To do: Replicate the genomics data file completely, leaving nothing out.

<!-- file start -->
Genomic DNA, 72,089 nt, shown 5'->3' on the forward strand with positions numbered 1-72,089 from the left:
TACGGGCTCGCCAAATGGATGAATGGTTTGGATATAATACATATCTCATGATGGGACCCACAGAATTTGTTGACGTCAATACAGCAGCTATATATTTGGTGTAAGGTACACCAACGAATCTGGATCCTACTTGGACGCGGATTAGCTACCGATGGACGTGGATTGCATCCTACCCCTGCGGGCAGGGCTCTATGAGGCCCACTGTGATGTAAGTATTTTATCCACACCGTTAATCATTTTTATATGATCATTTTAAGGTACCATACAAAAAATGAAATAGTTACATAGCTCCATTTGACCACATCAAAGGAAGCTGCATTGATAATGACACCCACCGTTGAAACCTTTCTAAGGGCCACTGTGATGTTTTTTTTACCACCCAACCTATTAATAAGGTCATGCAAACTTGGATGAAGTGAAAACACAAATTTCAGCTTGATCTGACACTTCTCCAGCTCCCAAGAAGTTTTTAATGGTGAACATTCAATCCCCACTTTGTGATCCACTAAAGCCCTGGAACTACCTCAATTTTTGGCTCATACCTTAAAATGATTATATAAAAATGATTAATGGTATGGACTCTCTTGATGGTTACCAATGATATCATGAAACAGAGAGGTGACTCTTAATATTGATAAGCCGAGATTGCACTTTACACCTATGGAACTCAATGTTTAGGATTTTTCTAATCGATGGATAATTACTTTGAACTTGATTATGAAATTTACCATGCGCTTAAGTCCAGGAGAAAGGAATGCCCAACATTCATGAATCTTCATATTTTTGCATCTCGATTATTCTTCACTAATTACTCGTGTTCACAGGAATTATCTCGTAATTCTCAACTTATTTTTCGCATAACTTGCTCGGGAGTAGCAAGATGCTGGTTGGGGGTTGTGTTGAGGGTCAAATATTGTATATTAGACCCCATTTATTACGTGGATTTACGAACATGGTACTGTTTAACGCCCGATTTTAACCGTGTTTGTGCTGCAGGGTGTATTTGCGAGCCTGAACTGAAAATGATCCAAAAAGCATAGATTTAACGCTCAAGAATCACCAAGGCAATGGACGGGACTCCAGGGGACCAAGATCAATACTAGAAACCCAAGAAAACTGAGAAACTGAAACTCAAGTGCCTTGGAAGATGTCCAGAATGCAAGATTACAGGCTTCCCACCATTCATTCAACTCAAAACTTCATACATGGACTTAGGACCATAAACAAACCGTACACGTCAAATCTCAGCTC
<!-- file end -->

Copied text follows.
Genomic DNA, 72,089 nt, shown 5'->3' on the forward strand with positions numbered 1-72,089 from the left:
TACGGGCTCGCCAAATGGATGAATGGTTTGGATATAATACATATCTCATGATGGGACCCACAGAATTTGTTGACGTCAATACAGCAGCTATATATTTGGTGTAAGGTACACCAACGAATCTGGATCCTACTTGGACGCGGATTAGCTACCGATGGACGTGGATTGCATCCTACCCCTGCGGGCAGGGCTCTATGAGGCCCACTGTGATGTAAGTATTTTATCCACACCGTTAATCATTTTTATATGATCATTTTAAGGTACCATACAAAAAATGAAATAGTTACATAGCTCCATTTGACCACATCAAAGGAAGCTGCATTGATAATGACACCCACCGTTGAAACCTTTCTAAGGGCCACTGTGATGTTTTTTTTACCACCCAACCTATTAATAAGGTCATGCAAACTTGGATGAAGTGAAAACACAAATTTCAGCTTGATCTGACACTTCTCCAGCTCCCAAGAAGTTTTTAATGGTGAACATTCAATCCCCACTTTGTGATCCACTAAAGCCCTGGAACTACCTCAATTTTTGGCTCATACCTTAAAATGATTATATAAAAATGATTAATGGTATGGACTCTCTTGATGGTTACCAATGATATCATGAAACAGAGAGGTGACTCTTAATATTGATAAGCCGAGATTGCACTTTACACCTATGGAACTCAATGTTTAGGATTTTTCTAATCGATGGATAATTACTTTGAACTTGATTATGAAATTTACCATGCGCTTAAGTCCAGGAGAAAGGAATGCCCAACATTCATGAATCTTCATATTTTTGCATCTCGATTATTCTTCACTAATTACTCGTGTTCACAGGAATTATCTCGTAATTCTCAACTTATTTTTCGCATAACTTGCTCGGGAGTAGCAAGATGCTGGTTGGGGGTTGTGTTGAGGGTCAAATATTGTATATTAGACCCCATTTATTACGTGGATTTACGAACATGGTACTGTTTAACGCCCGATTTTAACCGTGTTTGTGCTGCAGGGTGTATTTGCGAGCCTGAACTGAAAATGATCCAAAAAGCATAGATTTAACGCTCAAGAATCACCAAGGCAATGGACGGGACTCCAGGGGACCAAGATCAATACTAGAAACCCAAGAAAACTGAGAAACTGAAACTCAAGTGCCTTGGAAGATGTCCAGAATGCAAGATTACAGGCTTCCCACCATTCATTCAACTCAAAACTTCATACATGGACTTAGGACCATAAACAAACCGTACACGTCAAATCTCAGCTC